Channel Co. Exclusive Research: The Partner's Buying Journey Is As Big A Game-Changer As The Buyer's Journey

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The difference in the buyer's journey versus the partner's journey lies in where partners find the content and influencers along the path to discover and explore new technology, brand or business models, said Dignam.

"Some vendors think the partner's journey begins and ends when they sign up at an online partner portal," said Dignam. "What they fail to look at is how did the partner get to that portal? How did the partner hear about the vendor and decide to go to the partner portal? There is a whole journey that happens before a partner signs up for a new service or product that a technology supplier can influence."

The Channel Co. research shows that partners' primary source in the "awareness" stage as they set out to discover and explore new technologies and practice areas was third-party independent websites and magazines. In fact, Dignam said, 74 percent of partners cited third-party websites and magazines as their primary source in finding new technologies, brands and business models in the awareness stage.

Independent technology events and distributor websites were tied, cited by 58 percent for each, said Dignam. He said independent events are key in targeting solution providers who are making new technology or practice choices.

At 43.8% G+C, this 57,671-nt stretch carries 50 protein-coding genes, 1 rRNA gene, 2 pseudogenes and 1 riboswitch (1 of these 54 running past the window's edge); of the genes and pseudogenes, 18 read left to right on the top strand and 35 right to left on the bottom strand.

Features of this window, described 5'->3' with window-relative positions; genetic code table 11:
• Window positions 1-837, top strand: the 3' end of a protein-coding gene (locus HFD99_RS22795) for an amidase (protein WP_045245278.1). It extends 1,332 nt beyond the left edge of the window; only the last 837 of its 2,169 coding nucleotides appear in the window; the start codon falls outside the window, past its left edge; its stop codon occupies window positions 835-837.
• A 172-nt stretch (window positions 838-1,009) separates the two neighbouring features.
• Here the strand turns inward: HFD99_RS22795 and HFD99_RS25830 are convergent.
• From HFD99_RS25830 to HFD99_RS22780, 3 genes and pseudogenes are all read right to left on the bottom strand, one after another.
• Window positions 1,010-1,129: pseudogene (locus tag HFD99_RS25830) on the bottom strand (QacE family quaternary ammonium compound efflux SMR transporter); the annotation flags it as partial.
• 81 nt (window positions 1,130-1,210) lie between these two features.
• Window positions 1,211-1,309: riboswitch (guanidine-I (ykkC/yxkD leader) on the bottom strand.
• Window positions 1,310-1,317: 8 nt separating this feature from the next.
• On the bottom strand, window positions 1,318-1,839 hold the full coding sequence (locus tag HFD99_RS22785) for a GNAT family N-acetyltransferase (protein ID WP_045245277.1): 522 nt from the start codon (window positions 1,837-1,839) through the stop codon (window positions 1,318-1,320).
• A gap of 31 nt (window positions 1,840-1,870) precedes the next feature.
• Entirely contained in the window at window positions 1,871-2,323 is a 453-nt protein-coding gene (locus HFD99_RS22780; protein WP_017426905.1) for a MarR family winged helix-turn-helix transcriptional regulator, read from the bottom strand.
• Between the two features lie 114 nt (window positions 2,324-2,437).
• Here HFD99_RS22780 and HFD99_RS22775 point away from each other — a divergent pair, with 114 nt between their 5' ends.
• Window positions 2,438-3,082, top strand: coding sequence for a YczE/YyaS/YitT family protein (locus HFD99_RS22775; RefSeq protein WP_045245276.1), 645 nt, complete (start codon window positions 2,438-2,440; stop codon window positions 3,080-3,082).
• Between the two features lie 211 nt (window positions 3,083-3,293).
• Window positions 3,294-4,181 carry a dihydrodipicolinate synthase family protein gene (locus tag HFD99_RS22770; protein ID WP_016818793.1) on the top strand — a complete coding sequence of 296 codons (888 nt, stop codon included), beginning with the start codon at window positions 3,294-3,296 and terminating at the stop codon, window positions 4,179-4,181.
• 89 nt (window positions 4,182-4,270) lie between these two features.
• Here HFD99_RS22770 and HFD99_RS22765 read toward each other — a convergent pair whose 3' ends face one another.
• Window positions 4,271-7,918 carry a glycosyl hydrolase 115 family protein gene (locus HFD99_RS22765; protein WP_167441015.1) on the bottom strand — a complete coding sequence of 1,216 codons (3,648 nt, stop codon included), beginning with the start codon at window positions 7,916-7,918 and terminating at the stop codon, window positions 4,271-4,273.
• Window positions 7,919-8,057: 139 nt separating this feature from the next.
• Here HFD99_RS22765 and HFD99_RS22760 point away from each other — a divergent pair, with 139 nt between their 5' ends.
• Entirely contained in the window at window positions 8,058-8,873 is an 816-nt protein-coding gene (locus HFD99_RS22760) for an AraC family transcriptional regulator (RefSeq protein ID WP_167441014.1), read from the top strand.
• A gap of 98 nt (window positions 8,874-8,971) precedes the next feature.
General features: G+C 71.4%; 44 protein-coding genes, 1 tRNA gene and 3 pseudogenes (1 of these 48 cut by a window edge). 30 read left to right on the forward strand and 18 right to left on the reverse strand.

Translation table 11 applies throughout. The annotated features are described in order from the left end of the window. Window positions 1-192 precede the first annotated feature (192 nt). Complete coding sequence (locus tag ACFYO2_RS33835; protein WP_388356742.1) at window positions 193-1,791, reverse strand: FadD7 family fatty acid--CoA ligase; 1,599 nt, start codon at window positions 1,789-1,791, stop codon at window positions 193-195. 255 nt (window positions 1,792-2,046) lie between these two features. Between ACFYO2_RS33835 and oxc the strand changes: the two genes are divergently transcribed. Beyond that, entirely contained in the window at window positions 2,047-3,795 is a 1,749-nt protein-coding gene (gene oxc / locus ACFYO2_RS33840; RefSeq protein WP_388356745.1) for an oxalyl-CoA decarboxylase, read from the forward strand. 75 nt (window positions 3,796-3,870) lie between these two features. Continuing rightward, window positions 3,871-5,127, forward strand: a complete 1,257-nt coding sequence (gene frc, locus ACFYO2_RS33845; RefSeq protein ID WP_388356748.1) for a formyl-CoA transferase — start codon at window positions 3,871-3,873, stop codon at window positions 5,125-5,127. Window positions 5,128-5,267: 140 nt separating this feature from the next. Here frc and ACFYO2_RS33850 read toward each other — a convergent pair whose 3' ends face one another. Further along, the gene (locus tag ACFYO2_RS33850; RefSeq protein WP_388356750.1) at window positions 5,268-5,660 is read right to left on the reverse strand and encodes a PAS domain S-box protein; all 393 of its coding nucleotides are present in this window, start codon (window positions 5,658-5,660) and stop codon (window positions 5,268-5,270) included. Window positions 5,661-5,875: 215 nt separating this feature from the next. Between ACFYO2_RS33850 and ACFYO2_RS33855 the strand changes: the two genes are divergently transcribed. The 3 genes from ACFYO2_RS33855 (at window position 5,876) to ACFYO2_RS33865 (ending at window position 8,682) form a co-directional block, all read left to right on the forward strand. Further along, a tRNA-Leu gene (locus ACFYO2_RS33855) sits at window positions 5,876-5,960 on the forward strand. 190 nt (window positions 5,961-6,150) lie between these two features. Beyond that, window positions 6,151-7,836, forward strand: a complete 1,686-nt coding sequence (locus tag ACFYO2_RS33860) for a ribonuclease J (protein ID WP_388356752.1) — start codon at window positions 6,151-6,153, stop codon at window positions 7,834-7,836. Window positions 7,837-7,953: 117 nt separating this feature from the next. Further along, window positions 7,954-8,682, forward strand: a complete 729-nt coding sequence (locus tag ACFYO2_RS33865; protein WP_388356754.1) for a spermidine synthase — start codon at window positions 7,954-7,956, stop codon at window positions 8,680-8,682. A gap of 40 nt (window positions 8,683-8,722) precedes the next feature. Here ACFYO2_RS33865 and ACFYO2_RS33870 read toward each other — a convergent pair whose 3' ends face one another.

Technology supplier websites were fourth in the awareness stage, cited by 52 percent, followed by distributor events at 51 percent, co-workers at 50 percent, technology supplier and distribution sales reps at 48 percent, and other solution providers at 41 percent, said Dignam. 

In the consideration stage, where a partner already has shown an interest in a new technology or business model and is now considering adopting it, the No. 1 source again was third-party websites and magazines. The consideration stage begins once a partner has taken an interest in a particular technology or practice and is doing additional research.

"Vendors need to get much deeper in the consideration stage," said Dignam."The conversation with partners needs to be much more detailed and deeper at this stage with case studies, webcasts, live events. Showing how your technology or solution solves a business problem is best done at the consideration stage."

In the consideration stage, 70 percent cited third-party websites and magazines, followed by solution provider peers at 61 percent, technology supplier websites at 58 percent, co-workers at 57 percent, and technology supplier sales reps at 55 percent.

In the final decision stage, where a partner compiles a short list of possible suppliers, the No. 1 source was co-workers at 41 percent, followed by technology supplier sales reps at 38 percent, technology supplier websites at 35 percent, solution provider peers at 29 percent, distribution sales reps at 27 percent, independent technology events at 26 percent, distribution websites at 25 percent, and third-party websites and magazines at 24 percent, said Dignam.

Dignam said that those vendors that understand the partner's journey and take advantage of the opportunity to communicate with partners at every stage from awareness to consideration to decision are poised to drive sales growth in the strategic service provider era.

"If you participate in the partner's journey you can influence the choice that partners make every day to sell your product or service," he said. 

Technology vendors interested in attending the "Surviving & Managing The Shift To The Strategic Service Provider Model" road show must register due to limited space. In addition to an in-depth review of the strategic service provider and partner’s journey research, vendors will learn what will be important in building a bridge from today’s channel model to the future.

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